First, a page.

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Author Topic: WWII USN YTL Tug / James O'Brien  (Read 4776 times)

Steve Mahoney

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WWII USN YTL Tug / James O'Brien
« on: January 08, 2017, 01:46:41 AM »

I have a couple of weeks before the last parts for my Hikurangi tug arrive so I’m starting another project to work on at the same time. The build is also on a couple of other forums but it may be of interest to some of you.

During WWII  30 YTL tugs were built for the US Navy by various yards in Auckland, New Zealand. They were 75’ YTLs and 41’ YTL Sea Mules. Most saw service in Pacific.

17 were built by Steel Ships Ltd in Mechanics’ Bay, Auckland and three 75’ YTLs were under construction when the US Navy cancelled the contracts towards the end of the war. All 3 were stamped with their YTL numbers on the bow.

YTL622 was completed in August ‘45 and delivered to the USN but did not leave Auckland. It was given to the NZ Marine Department for disposal and was used for harbour work servicing the large fleet of laid up surplus vessels in Auckland’s Waitemata Harbour. Tug 622, as it was known, finished this work in late 1946 and was handed over to the Royal New Zealand Navy, in October ‘48, being renamed Manawanui (brave hearted). After many years service as a dive tender she ended up in a maritime museum (1979) but sprung a pinhole leak under the keel about 5 years ago. The current owner of 625 tells me that the leak was not terminal and could have been easily fixed but a decision was made to scrap it.

YTL627 was 40% completed when the contract was cancelled and lay rusting until ‘46-’47 when it was launched incomplete and towed to the RNZN depot at Devonport for completion. It was named HMNZS Arataki (to tow or lead) and was used around the naval base for many years, with a civilian crew.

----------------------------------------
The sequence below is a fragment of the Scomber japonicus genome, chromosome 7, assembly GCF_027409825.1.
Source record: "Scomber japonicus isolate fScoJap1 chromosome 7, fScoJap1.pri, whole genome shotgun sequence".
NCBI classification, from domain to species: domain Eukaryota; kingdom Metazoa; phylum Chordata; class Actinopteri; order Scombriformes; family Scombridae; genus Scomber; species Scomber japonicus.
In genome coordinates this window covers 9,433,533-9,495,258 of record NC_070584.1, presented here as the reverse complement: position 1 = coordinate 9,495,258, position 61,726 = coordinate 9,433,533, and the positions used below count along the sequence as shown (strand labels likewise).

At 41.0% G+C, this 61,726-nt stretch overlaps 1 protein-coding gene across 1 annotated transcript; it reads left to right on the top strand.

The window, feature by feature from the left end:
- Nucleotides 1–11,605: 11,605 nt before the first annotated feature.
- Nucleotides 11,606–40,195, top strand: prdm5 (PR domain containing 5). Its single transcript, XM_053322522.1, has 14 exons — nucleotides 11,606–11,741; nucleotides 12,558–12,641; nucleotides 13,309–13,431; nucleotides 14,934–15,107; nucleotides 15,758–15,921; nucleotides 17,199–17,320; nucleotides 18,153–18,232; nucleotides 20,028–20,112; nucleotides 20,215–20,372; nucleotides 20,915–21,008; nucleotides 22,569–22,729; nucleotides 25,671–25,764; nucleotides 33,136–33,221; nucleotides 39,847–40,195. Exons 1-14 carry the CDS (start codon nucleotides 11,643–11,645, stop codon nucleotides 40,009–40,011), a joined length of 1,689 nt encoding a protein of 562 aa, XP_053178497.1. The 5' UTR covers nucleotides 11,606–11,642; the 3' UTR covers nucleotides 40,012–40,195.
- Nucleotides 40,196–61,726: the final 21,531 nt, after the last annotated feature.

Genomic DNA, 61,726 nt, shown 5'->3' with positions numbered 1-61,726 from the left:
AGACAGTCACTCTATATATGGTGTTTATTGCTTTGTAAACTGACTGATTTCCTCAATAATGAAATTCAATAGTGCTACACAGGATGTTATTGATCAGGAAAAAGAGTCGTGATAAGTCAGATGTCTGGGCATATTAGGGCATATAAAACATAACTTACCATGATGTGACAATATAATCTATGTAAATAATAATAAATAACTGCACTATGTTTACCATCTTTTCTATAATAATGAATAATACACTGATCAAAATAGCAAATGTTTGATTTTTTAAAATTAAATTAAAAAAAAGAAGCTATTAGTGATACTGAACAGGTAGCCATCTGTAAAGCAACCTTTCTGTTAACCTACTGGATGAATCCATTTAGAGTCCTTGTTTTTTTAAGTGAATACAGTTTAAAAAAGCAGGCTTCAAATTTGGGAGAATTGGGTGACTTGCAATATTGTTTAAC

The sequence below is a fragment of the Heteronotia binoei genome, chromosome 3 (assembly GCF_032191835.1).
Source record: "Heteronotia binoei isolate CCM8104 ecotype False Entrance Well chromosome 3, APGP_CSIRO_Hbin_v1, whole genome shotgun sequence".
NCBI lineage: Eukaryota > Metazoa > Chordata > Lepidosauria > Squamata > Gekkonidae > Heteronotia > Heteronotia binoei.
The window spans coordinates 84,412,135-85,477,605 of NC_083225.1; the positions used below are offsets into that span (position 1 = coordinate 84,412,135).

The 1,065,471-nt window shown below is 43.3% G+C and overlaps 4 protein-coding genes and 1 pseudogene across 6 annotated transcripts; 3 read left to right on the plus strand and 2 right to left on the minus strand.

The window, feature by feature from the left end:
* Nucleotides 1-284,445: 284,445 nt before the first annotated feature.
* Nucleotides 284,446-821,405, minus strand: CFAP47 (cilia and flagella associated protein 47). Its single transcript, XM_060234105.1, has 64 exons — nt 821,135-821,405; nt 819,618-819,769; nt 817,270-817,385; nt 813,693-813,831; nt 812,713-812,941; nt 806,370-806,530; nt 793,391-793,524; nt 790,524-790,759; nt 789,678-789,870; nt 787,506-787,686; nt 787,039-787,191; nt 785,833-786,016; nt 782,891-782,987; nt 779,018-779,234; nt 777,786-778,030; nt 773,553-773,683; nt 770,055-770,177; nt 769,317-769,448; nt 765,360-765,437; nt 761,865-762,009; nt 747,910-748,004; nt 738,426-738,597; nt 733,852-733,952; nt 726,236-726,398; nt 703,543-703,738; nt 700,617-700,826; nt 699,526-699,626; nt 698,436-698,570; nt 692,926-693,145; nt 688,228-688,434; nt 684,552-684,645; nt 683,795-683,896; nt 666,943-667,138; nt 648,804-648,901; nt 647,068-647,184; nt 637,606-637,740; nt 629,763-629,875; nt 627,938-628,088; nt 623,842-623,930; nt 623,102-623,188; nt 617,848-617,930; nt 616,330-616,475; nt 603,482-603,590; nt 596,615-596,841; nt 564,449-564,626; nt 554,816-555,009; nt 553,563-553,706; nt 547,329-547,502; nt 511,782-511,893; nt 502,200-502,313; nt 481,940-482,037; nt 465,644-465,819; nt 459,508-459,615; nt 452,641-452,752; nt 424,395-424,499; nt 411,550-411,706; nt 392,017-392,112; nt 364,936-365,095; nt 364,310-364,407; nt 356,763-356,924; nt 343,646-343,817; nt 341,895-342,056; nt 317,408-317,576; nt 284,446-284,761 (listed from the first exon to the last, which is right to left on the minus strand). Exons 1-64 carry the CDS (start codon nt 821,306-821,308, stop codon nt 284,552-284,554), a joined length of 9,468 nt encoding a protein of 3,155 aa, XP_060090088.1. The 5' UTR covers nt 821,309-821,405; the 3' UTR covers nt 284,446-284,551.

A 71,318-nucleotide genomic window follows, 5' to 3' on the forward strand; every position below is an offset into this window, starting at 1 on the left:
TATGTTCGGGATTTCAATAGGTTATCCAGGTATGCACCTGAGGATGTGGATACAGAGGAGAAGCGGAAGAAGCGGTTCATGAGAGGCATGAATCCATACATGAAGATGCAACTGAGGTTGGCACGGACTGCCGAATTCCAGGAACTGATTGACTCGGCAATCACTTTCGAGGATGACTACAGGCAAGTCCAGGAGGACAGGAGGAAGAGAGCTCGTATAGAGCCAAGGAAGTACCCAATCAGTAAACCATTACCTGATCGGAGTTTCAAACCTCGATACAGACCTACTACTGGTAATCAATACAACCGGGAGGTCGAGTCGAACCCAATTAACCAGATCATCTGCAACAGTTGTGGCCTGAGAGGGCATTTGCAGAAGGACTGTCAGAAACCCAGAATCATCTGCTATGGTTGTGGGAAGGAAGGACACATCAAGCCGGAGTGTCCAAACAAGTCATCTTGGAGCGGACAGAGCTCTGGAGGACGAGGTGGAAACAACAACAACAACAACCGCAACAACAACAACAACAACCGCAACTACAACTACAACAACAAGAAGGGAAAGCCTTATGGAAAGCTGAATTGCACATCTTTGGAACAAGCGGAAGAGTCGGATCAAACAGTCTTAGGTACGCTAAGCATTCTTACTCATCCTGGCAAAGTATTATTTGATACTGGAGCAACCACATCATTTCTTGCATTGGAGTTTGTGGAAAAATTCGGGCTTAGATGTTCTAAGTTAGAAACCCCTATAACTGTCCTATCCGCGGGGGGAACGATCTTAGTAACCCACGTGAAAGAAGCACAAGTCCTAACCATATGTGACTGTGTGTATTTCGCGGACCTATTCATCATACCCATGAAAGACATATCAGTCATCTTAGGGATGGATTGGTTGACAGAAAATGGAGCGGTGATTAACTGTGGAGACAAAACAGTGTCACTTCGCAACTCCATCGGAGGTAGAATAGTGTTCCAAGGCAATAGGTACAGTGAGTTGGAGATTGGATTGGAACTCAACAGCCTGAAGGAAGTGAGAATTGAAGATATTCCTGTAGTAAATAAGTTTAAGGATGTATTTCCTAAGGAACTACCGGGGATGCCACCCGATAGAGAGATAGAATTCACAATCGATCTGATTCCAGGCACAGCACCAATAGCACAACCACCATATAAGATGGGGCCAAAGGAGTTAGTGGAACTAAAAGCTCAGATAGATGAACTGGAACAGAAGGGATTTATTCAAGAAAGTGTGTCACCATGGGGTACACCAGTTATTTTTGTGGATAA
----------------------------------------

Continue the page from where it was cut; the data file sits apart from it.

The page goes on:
After leaving naval service 627 changed hands a few times and eventually fell into serious disrepair in Dunedin. It was stripped and finally scrapped after being laid up, derelict for many years. Some of its parts were used to repair 625.

Only one of these fine little vessels (YTL625) lives on.
In 1946 YTL625 was launched and passed on the RNZN, renamed Kawatiri and then handed over to the Marine Department for distribution to one of the smaller regional ports – the coal town of Westport on the west coast of the South Island. Kawatiri (deep and swift) is the original Maori name for the Buller River which flows through Westport.
Just prior to the tug’s arrival in Westport, the Minister of Transport, the Right Honourable James ‘Briney’ O’Brien (miner, engine driver and social reformer), who had organised the deal, and was also the local member of parliament for Westport, died.
YTL625/HMNZS Kawatiri was renamed in his honour.
She stayed in Westport for many years as a harbour tug and pilot boat. In those days coal was still important and Westport was a busy wee port with colliers heading all over the country. And any tug in a port at the mouth of a river with a bar gets plenty of work. Sold in the ‘94 to new owners who did a very poor job of trying to convert it to a trawler, before leaving it half ruined. The current owner is a marine engineer but certainly has his work cut out to restore it.
Looking its age but still runs like a charm despite the previous owner’s attempts. Takes a lickin’ but keeps on ticking’.
The engine (Atlas diesel 320 shp) and electrical gear are quite basic even by 1945 standards.

The other YTLs built in Auckland ended up scattered around the Pacific Islands after the war, surplus to USN peace time requirements and donated to local territories.

The photos show: Steel Ships brochure (1&2), Atlas engine (3), YTL 618 in Okinawa (4), YTL Hong Kong 1967 (5), HMNZS Manawanui (6&7), Arataki at Devonport naval base ( 8)
, YTL 625 James O'Brien (9&10)
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Steve Mahoney

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Re: WWII USN YTL Tug / James O'Brien
« Reply #1 on: January 08, 2017, 02:05:44 AM »

I'm not sure where the original boat design came from but the GA is from the Commonwealth of Australia Dept of Munitions, Small Craft Director. The Aussie versions have a slightly different superstructure arrangement to the NZ built boats. The design is unlike any other YTLs, or any local commercial tugs of the period. They were designed so that they could be pre-fabricated in sections at various locations around Auckland and then assembled at the harbour – similar in concept to the TIDs but totally different design.

The other type of YTLs built here at the time were 41ft 'Sea Mules' – no idea what they were. There is very little information on either type of boat.

Up until the war New Zealand’s tugs had all been built in the UK. The steel work needed for these during the war probably lead to the start-up of the local tug building industry that would have its heyday in the 1970s – early 2000s. Then the global cookie cutter tugs took over.